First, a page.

Drinking In Groups Becomes More Dangerous
When a group of people get together to really party and binge drink, the dangers of alcohol get stepped-up ten-fold. Those among the group of partiers who are trying to "keep up" with the pace of others who are pounding shot after shot, may not realize that their BAC is directly impacted by size (body mass) and gender. This explains why the 112-pound girlfriend gets blitzed much faster—and raises her BAC far more quickly—then does her 180-pound linebacker boyfriend. But don't think this big guy is out of the woods yet; as he may weigh-in at 180-pounds, but he can reach the lethal BAC of .32 by drinking twelve shots within a single hour. Sounds like a lot of booze, right? It is, however, not so unusual for binge drinkers. Many partying binge drinkers challenge one another to a game of, "who can drink the most shots in 10 minutes" which can quickly add up to more than a dozen shots over an hour of game time. Certainly enough to reach the danger zone of alcohol poisoning.
Top 10 Party Schools In The USA
University of Georgia
University of Mississippi
University of Iowa
Iowa City, Iowa
University of California Santa Barbara
Santa Barbara, Calif.
West Virginia University
Morgantown, W. Va.
Penn State University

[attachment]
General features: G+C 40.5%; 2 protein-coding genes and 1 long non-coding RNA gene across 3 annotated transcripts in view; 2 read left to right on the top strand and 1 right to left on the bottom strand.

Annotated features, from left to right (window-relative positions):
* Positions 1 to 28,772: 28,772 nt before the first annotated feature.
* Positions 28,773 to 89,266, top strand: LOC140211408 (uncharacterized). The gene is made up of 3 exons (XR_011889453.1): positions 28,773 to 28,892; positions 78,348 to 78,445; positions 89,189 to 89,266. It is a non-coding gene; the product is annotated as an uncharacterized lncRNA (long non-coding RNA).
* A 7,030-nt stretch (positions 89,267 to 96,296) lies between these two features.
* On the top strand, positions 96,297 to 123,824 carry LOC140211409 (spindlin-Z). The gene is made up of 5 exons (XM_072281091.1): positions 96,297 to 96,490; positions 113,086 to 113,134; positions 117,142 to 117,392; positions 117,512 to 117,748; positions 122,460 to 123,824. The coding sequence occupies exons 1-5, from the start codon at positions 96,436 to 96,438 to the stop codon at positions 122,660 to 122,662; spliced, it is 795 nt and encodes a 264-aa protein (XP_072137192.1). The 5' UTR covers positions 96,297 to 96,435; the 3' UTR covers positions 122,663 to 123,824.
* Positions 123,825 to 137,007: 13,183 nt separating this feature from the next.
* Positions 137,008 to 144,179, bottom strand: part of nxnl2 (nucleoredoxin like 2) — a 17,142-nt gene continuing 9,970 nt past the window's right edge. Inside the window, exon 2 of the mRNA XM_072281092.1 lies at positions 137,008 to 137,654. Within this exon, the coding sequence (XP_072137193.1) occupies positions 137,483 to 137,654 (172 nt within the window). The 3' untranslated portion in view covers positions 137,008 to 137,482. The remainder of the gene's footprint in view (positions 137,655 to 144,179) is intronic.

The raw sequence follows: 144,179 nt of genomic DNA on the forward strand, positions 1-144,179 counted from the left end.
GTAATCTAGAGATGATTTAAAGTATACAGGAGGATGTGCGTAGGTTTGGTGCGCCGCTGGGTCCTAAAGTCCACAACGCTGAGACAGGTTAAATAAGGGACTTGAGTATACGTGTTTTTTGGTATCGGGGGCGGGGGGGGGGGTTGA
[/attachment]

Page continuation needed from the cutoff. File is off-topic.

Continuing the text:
University Park, Pa.
Florida State University
University of Florida
University of Texas
A Killer Cocktail
How Does High Blood Alcohol Concentration Kill You
Ethanol In Alcohol Causes Death
Here's the thing; and it is called ethanol, and it will kill you. The ethanol found in alcohol is that substance which makes perfectly brilliant students strip off their clothes and dance on tables, while at the same time reducing (inhibiting) regular brain activity. High (concentrated) amounts of ethanol in the bloodstream will affect a student's (or any one's) normal involuntary breathing functions. This is known as respiratory depression. Here's what is occurring during respiratory depression:
Stages Of Respiratory Depression Due To Alcohol Binge Drinking
- breathing becomes shallow
- breathing slows significantly
- carbon dioxide builds-up in the bloodstream
- excess carbon dioxide accumulation starts to shut down the body
- coma ensues
- breathing stops all together
- death by asphyxiation occurs
You simply suffocate because your body can no longer manage to breath due to the depressed ability of your brain to communicate, and your muscles to respond. But, you probably won't even know it because you will be completely passed out from the alcohol overdose you purposely introduce to your body.
A Must-See Video About Your Brain and Alcohol
Alcohol Poisoning And The Gag Reflex
It's Good That Excess Alcohol Stops You From Gagging, Right?
When too much alcohol is consumed, another important involuntary function of the body is compromised along with the ability to breath; this function is the gag reflex. I am sure you have heard the stories about all those drunk people who were so gin-soaked that they couldn't turn over to vomit like "normal" drunk people. The fact is, this is not the case at all. What has happened is the gag reflex—the body's involuntary function that controls when to cough out or hold back vomit—has completely shut off due to toxic levels of ethanol. They could not have controlled this, even if they had turned over.